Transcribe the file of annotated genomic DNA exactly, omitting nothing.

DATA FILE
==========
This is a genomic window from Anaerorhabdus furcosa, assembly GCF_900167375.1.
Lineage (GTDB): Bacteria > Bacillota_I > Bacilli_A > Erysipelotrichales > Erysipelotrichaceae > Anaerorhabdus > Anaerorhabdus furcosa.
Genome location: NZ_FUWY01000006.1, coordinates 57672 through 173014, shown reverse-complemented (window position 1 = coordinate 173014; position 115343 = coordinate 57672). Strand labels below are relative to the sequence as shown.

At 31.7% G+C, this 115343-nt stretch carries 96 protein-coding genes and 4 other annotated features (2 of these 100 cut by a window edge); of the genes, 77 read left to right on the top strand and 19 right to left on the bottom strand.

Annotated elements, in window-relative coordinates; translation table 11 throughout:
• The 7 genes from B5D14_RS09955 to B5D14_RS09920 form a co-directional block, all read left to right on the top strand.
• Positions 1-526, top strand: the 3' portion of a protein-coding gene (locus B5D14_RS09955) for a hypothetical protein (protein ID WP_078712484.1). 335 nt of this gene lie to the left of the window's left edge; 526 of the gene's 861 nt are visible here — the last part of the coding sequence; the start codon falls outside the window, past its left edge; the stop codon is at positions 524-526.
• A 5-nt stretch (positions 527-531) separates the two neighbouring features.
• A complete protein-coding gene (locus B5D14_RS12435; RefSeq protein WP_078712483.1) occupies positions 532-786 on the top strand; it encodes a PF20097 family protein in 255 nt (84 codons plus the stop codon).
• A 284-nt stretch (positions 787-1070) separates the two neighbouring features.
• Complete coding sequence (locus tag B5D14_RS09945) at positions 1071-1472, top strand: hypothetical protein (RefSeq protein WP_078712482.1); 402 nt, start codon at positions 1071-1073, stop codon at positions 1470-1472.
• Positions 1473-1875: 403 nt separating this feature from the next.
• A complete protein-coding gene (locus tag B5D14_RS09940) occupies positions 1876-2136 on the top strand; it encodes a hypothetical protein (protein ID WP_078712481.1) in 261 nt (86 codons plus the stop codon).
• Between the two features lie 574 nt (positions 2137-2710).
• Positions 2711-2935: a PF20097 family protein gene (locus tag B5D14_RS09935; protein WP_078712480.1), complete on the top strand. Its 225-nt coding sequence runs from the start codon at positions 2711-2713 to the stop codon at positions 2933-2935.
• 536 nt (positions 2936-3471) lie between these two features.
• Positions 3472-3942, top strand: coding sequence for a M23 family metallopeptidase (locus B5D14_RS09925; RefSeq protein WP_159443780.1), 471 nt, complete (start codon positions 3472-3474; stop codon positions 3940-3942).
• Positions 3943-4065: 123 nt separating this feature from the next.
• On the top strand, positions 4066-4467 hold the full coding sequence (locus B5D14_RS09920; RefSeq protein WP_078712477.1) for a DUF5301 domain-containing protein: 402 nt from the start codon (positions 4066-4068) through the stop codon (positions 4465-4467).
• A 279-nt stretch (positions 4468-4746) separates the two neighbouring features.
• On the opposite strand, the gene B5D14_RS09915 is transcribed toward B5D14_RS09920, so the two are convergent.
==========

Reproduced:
This is a genomic window from Anaerorhabdus furcosa, assembly GCF_900167375.1.
Lineage (GTDB): Bacteria > Bacillota_I > Bacilli_A > Erysipelotrichales > Erysipelotrichaceae > Anaerorhabdus > Anaerorhabdus furcosa.
Genome location: NZ_FUWY01000006.1, coordinates 57672 through 173014, shown reverse-complemented (window position 1 = coordinate 173014; position 115343 = coordinate 57672). Strand labels below are relative to the sequence as shown.

At 31.7% G+C, this 115343-nt stretch carries 96 protein-coding genes and 4 other annotated features (2 of these 100 cut by a window edge); of the genes, 77 read left to right on the top strand and 19 right to left on the bottom strand.

Annotated elements, in window-relative coordinates; translation table 11 throughout:
• The 7 genes from B5D14_RS09955 to B5D14_RS09920 form a co-directional block, all read left to right on the top strand.
• Positions 1-526, top strand: the 3' portion of a protein-coding gene (locus B5D14_RS09955) for a hypothetical protein (protein ID WP_078712484.1). 335 nt of this gene lie to the left of the window's left edge; 526 of the gene's 861 nt are visible here — the last part of the coding sequence; the start codon falls outside the window, past its left edge; the stop codon is at positions 524-526.
• A 5-nt stretch (positions 527-531) separates the two neighbouring features.
• A complete protein-coding gene (locus B5D14_RS12435; RefSeq protein WP_078712483.1) occupies positions 532-786 on the top strand; it encodes a PF20097 family protein in 255 nt (84 codons plus the stop codon).
• A 284-nt stretch (positions 787-1070) separates the two neighbouring features.
• Complete coding sequence (locus tag B5D14_RS09945) at positions 1071-1472, top strand: hypothetical protein (RefSeq protein WP_078712482.1); 402 nt, start codon at positions 1071-1073, stop codon at positions 1470-1472.
• Positions 1473-1875: 403 nt separating this feature from the next.
• A complete protein-coding gene (locus tag B5D14_RS09940) occupies positions 1876-2136 on the top strand; it encodes a hypothetical protein (protein ID WP_078712481.1) in 261 nt (86 codons plus the stop codon).
• Between the two features lie 574 nt (positions 2137-2710).
• Positions 2711-2935: a PF20097 family protein gene (locus tag B5D14_RS09935; protein WP_078712480.1), complete on the top strand. Its 225-nt coding sequence runs from the start codon at positions 2711-2713 to the stop codon at positions 2933-2935.
• 536 nt (positions 2936-3471) lie between these two features.
• Positions 3472-3942, top strand: coding sequence for a M23 family metallopeptidase (locus B5D14_RS09925; RefSeq protein WP_159443780.1), 471 nt, complete (start codon positions 3472-3474; stop codon positions 3940-3942).
• Positions 3943-4065: 123 nt separating this feature from the next.
• On the top strand, positions 4066-4467 hold the full coding sequence (locus B5D14_RS09920; RefSeq protein WP_078712477.1) for a DUF5301 domain-containing protein: 402 nt from the start codon (positions 4066-4068) through the stop codon (positions 4465-4467).
• A 279-nt stretch (positions 4468-4746) separates the two neighbouring features.
• On the opposite strand, the gene B5D14_RS09915 is transcribed toward B5D14_RS09920, so the two are convergent.